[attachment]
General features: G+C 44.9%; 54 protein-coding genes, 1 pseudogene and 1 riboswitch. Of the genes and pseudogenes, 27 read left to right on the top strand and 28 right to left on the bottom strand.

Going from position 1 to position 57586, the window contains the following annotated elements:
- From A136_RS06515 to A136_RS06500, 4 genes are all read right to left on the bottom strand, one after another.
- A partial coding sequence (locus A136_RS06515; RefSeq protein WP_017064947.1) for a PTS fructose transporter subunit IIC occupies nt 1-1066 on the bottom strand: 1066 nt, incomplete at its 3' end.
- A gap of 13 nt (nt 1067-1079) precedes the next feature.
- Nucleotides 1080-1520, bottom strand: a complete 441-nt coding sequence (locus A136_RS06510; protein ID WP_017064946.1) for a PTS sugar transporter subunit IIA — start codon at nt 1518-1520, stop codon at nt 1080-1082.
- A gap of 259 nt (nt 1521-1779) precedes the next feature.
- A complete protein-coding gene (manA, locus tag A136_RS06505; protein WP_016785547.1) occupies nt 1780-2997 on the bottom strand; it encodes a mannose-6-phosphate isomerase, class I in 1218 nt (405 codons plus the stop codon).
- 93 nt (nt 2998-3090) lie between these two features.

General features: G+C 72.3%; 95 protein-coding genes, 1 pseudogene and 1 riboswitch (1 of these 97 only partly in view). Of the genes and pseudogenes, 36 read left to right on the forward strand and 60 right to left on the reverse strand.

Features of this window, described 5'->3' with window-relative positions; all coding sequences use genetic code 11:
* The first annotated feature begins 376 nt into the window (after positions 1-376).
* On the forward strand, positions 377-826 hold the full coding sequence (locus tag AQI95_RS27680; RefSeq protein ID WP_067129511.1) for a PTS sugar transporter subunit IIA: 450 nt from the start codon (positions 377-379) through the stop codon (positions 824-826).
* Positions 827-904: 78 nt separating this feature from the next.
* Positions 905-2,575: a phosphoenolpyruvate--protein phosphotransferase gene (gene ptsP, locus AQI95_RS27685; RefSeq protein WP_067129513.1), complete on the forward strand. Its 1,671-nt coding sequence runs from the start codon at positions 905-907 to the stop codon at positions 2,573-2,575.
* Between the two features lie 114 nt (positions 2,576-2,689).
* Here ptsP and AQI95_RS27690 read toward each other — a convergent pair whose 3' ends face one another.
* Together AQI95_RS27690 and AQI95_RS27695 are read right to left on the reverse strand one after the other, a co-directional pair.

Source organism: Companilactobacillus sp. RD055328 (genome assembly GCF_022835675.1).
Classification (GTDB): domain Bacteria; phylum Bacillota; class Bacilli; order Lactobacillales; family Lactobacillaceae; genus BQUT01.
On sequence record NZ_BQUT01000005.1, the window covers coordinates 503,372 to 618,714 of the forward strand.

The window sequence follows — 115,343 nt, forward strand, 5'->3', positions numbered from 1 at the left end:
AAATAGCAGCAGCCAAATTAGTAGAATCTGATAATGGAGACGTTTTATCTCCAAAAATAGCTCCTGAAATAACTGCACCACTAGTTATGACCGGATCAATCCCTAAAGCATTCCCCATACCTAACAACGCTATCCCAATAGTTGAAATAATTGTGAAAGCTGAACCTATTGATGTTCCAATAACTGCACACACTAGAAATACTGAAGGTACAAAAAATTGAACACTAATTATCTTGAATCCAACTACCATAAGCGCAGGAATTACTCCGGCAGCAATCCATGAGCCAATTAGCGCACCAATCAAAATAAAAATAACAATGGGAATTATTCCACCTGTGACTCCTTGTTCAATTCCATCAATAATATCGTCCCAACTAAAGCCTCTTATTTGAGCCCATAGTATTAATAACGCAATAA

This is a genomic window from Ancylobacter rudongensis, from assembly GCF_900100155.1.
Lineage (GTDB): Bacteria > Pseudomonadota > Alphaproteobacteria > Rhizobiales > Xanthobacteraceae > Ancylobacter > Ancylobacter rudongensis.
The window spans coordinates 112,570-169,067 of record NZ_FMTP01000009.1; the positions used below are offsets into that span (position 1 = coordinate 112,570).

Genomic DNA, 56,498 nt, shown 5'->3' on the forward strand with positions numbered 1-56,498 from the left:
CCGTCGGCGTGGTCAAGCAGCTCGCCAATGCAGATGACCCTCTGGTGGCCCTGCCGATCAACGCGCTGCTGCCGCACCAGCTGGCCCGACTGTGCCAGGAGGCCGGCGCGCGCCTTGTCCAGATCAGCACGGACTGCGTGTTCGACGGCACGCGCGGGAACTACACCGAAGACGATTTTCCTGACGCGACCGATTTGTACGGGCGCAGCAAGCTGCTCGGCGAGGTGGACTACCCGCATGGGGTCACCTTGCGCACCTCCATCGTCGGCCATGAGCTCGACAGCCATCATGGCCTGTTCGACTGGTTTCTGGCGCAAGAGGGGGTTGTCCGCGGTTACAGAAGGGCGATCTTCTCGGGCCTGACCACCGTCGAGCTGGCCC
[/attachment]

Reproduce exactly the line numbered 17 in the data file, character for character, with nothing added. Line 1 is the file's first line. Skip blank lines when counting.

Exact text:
* Here ptsP and AQI95_RS27690 read toward each other — a convergent pair whose 3' ends face one another.